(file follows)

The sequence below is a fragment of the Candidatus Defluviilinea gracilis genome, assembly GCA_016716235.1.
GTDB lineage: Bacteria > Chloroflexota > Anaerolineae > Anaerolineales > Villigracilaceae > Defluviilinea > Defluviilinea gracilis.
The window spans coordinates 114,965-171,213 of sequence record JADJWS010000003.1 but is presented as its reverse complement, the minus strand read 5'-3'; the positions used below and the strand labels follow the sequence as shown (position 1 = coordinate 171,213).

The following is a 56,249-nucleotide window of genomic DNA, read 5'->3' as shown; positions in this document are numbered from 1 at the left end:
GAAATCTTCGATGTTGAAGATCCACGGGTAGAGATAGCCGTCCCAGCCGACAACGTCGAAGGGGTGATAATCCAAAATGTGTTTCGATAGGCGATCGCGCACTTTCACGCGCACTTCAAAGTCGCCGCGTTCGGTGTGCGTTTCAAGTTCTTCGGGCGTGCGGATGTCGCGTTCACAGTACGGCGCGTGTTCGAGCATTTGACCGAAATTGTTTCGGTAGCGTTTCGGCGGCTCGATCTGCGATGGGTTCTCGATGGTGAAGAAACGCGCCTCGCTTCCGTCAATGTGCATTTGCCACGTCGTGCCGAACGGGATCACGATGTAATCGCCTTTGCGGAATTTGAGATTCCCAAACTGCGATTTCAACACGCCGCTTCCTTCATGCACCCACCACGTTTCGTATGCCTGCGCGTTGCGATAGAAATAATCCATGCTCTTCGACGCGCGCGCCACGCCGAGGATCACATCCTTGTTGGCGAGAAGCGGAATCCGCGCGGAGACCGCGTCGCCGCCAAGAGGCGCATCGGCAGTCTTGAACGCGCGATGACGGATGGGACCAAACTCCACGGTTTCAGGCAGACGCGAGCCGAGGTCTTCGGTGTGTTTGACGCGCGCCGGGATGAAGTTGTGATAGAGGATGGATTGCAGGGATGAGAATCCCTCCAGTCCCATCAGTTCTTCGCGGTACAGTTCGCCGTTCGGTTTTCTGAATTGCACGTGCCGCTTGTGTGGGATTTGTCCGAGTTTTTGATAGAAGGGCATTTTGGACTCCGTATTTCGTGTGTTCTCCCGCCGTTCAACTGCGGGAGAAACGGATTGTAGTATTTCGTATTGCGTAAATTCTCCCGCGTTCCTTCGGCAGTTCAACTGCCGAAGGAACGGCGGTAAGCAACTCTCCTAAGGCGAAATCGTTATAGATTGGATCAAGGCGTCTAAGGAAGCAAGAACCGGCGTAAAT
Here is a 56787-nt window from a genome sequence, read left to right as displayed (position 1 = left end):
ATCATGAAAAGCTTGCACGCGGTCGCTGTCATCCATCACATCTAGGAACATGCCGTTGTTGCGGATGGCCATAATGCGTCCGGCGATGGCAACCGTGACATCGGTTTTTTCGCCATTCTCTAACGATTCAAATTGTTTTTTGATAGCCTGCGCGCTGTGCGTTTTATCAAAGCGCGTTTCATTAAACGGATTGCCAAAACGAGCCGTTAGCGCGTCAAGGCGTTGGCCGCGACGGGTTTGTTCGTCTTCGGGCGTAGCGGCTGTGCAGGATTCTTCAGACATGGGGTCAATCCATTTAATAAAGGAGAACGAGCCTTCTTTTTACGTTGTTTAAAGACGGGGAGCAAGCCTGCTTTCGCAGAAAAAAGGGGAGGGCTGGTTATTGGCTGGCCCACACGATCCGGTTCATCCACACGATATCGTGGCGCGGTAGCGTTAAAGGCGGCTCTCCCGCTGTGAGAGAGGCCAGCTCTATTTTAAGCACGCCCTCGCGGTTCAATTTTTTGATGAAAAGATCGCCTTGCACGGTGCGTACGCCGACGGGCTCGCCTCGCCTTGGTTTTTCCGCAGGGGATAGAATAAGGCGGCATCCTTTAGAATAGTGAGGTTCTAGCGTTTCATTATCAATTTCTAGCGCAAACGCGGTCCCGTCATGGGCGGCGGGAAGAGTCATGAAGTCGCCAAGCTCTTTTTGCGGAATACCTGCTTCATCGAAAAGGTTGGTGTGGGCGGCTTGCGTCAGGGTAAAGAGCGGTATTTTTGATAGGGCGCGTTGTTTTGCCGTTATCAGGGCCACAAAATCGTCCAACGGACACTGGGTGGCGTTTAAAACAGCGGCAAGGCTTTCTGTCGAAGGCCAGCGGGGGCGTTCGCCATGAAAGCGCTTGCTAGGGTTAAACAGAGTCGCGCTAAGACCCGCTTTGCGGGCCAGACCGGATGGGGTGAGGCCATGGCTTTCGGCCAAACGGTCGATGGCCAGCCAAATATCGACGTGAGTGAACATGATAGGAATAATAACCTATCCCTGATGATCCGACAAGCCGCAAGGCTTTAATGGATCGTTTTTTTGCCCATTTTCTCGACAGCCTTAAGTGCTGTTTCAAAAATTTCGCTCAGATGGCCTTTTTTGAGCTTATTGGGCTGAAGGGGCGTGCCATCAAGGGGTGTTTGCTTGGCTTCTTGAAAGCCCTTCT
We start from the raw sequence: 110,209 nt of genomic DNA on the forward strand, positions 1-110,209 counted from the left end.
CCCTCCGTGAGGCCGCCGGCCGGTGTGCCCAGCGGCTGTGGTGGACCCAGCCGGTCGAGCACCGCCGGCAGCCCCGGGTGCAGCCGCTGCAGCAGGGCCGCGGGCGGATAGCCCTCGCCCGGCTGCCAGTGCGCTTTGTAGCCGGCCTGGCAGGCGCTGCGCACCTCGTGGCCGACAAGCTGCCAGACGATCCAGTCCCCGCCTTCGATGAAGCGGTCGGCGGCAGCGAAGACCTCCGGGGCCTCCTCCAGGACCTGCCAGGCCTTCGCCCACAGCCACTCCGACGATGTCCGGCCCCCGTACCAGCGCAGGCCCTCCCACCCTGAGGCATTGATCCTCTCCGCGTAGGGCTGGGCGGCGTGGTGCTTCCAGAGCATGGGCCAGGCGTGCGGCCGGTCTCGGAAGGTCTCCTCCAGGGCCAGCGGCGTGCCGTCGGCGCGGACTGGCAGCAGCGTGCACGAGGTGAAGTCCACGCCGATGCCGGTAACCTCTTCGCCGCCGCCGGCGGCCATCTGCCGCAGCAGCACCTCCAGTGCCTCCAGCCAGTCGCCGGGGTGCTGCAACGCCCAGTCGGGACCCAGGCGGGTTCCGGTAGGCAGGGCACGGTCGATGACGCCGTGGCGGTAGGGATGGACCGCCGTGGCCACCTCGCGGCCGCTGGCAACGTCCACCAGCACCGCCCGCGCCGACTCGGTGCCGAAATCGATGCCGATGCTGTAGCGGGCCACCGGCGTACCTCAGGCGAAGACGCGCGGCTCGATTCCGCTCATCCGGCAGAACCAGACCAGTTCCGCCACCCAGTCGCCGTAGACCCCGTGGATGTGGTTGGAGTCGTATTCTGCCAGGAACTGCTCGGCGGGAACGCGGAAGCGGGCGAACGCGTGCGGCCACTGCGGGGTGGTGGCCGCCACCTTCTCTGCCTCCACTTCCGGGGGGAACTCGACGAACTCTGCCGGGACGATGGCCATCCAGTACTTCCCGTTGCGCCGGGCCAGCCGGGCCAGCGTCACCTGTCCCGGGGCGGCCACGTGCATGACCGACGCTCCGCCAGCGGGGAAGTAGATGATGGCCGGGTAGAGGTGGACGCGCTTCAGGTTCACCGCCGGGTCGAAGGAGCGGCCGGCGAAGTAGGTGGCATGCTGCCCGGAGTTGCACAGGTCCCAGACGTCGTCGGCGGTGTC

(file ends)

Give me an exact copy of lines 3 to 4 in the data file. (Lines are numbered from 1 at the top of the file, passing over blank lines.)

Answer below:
The window spans coordinates 114,965-171,213 of sequence record JADJWS010000003.1 but is presented as its reverse complement, the minus strand read 5'-3'; the positions used below and the strand labels follow the sequence as shown (position 1 = coordinate 171,213).

The following is a 56,249-nucleotide window of genomic DNA, read 5'->3' as shown; positions in this document are numbered from 1 at the left end: